Love Victorian homes but unsure how you would make one suitable for family life? Carla Isolano and Ben Lillywhite managed to strike the perfect balance between period character and modern comforts when they renovated this Victorian townhouse. While the couple updated the property with an open-plan kitchen dining area, new bathrooms and an ensuite, they took care to preserve original tiled floors, fireplaces and windows; read on to be inspired by their renovation story.
Owners: Carla Isolano, a studio production manager, and her partner Ben Lillywhite, an insurance sales director, live here with their four-year-old son Luca and daughter Aria, aged six months.
Property: A turn-of-the century, semi-detached, five-bedroom home in Shrewsbury. It had been converted from flats back into a house in the 1980s, when a dining room extension was also added.
What they did: The couple opened up the kitchen-dining area and renovated the entire interior, upgrading plumbing and wiring, fitting a new kitchen and bathrooms, sanding wooden floors and redecorating throughout.
Before she even stepped inside the house that would eventually be hers, Carla Isolano was in no doubt that she had found her new home. ‘Just as soon as I pulled the iron doorbell and heard it ringing inside, I knew this was the one,’ she smiles. ‘Who could possibly resist a house with a lovely old bell like that?’
Once inside, Carla looked past the worn carpets and tatty 1980s décor, focusing instead on the original tiled hall floor, elegant staircase, open-plan living area and spacious, high-ceilinged rooms. ‘The house clearly needed a massive amount of work, but the more I saw of it, the more I fell in love with it,’ she says.
Carla and her partner Ben were keen to move closer to Ben’s work and gain some extra space for their growing family. However, a home combining period charm with a family-friendly layout had eluded them until now. Although Ben was equally taken with the property, securing it once they had found it was by no means easy. Over several months the couple lost out twice to other buyers and were close to agreeing a different purchase themselves when they heard the house was back on the market yet again.
‘After over a year of looking, it was finally third time lucky for us,’ says Carla. ‘We’d considered so many houses and in desperation I’d even viewed some new-builds, which just confirmed that for me, it had to be an older property. They have character and warmth that you just can’t recreate.’
Ben and Carla launched an ambitious renovation, starting with the large family bathroom. The worn-out, wall-mounted boiler was dismantled, along with a dated corner bath and fussy suite. A modern boiler and new water tank were fitted in the loft, and new pipework laid.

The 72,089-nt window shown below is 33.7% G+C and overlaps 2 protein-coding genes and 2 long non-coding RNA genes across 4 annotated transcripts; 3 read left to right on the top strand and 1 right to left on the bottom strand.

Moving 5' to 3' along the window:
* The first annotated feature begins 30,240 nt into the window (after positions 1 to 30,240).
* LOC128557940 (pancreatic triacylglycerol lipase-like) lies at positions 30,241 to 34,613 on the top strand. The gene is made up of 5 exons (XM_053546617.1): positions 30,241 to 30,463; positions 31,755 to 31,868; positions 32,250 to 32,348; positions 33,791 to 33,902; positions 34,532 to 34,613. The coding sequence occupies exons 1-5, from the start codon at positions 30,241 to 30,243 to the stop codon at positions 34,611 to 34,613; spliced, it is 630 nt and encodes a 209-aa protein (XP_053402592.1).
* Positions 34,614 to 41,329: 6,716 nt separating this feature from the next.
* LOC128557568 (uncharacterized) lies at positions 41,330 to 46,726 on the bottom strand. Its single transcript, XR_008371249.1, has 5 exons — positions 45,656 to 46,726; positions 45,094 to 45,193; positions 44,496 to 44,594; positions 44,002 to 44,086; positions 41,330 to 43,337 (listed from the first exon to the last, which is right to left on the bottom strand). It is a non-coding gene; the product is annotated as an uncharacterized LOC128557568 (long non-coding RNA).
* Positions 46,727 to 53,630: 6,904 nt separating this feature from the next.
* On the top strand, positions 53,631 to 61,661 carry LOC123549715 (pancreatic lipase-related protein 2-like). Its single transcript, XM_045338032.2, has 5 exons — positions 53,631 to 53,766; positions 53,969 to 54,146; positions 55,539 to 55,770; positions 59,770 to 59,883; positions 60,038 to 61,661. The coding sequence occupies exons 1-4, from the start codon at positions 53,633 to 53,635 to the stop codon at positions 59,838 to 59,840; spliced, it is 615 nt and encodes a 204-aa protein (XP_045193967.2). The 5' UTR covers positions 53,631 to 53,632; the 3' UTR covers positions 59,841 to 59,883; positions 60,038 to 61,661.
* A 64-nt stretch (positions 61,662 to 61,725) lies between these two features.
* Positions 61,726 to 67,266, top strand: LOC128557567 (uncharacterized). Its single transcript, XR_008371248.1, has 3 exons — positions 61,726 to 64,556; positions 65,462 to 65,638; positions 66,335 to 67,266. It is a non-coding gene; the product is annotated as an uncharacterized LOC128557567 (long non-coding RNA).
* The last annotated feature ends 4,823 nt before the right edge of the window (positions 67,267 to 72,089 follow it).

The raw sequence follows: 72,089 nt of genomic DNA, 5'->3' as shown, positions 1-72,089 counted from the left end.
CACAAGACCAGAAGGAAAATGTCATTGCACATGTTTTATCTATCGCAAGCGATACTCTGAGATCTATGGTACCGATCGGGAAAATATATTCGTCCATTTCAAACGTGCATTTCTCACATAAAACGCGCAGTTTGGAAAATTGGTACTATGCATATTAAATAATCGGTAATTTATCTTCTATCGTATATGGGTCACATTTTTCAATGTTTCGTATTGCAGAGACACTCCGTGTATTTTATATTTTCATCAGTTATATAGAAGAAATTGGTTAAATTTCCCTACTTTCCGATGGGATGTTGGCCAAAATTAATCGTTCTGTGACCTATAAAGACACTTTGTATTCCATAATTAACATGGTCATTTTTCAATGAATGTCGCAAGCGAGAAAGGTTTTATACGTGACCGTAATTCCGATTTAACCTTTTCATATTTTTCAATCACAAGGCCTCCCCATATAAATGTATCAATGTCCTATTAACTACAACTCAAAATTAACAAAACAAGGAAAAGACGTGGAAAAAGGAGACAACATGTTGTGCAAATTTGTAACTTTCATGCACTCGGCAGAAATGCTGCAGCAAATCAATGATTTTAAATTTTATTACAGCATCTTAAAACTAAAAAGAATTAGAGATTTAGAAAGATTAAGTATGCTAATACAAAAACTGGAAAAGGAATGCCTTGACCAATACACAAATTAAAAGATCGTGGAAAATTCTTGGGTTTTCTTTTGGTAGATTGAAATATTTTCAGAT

‘We made do with the en-suite shower room, but floorboards were up and it was quite disruptive,’ says Carla. ‘The work was absolutely essential, but it felt like a lot of time and budget were going on things we couldn’t actually see.’
Once the behind-the-scenes structures were in place, Carla designed a crisp, monochrome bathroom, including a walk-in shower and traditional, freestanding bath, and incorporating the original fireplace as a focal feature. She and Ben saved money by researching and buying the components themselves online, and arranging a local installer.
Meanwhile, the old carpets were thrown out, and Ben sanded and restored the living room and bedroom floorboards. At the same time, Carla masterminded the fitting of elegant wall panelling in both rooms. It was custom-built to her specification from MDF and she then painstakingly filled, rubbed down and painted it to achieve an immaculate finish.
‘We decorated and did whatever DIY we could, partly for budget but also for the satisfaction,’ she says. ‘We had next to no knowledge at first, but we picked up tips from the skilled trades we used, and learned a lot through the process.’
Major alterations were also made in the kitchen and dining room, which were partially separated with an internal wall. Carla wanted maximum natural light and a practical, open-plan layout.
Although knocking the rooms together was an obvious move, it proved less than straightforward. With two storeys above the kitchen and a cellar below, a huge support beam was required to take the weight. Once the space was opened up, the old tiled floor and wooden units were replaced with parquet-style flooring, a large central island and smart, simple grey cabinetry.
The palette echoes the colour schemes through the rest of the house, ‘Greys are easy to live with, and feel classic but modern at the same time,’ says Carla. ‘Although we’re a young family, I’ve got quite traditional taste and we’ve inherited a lot of antique furniture that we love. I wanted to embrace our period setting without the house seeming old-fashioned.’
Much of the couple’s furniture was brought from their previous home, including many cherished items that belonged to Ben’s parents who were antiques dealers. There is an eclectic blend of heirlooms, antiques, high-street buys and charity shop finds, all of which slotted comfortably into the new surroundings.
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‘I just go with what I like, so there are different styles, though I do prefer dark oak furniture,’ says Carla, adding, ‘It’s not very fashionable right now, so beautifully made items can be amazing value.’
Attention to detail gives Carla’s home its calm, cohesive ambience. Warm gilt and brass touches complement the multi-toned grey palette. Plastic power sockets were replaced with brass, the kitchen units are finished with vintage-style brass handles and there are numerous decorative gilt frames suspended from original picture rails.
‘I’m really proud of what we’ve achieved, and I love being here with all our treasures and mementos around us,’ says Carla. ‘We’ve created our ideal family home and given it a real personal touch.’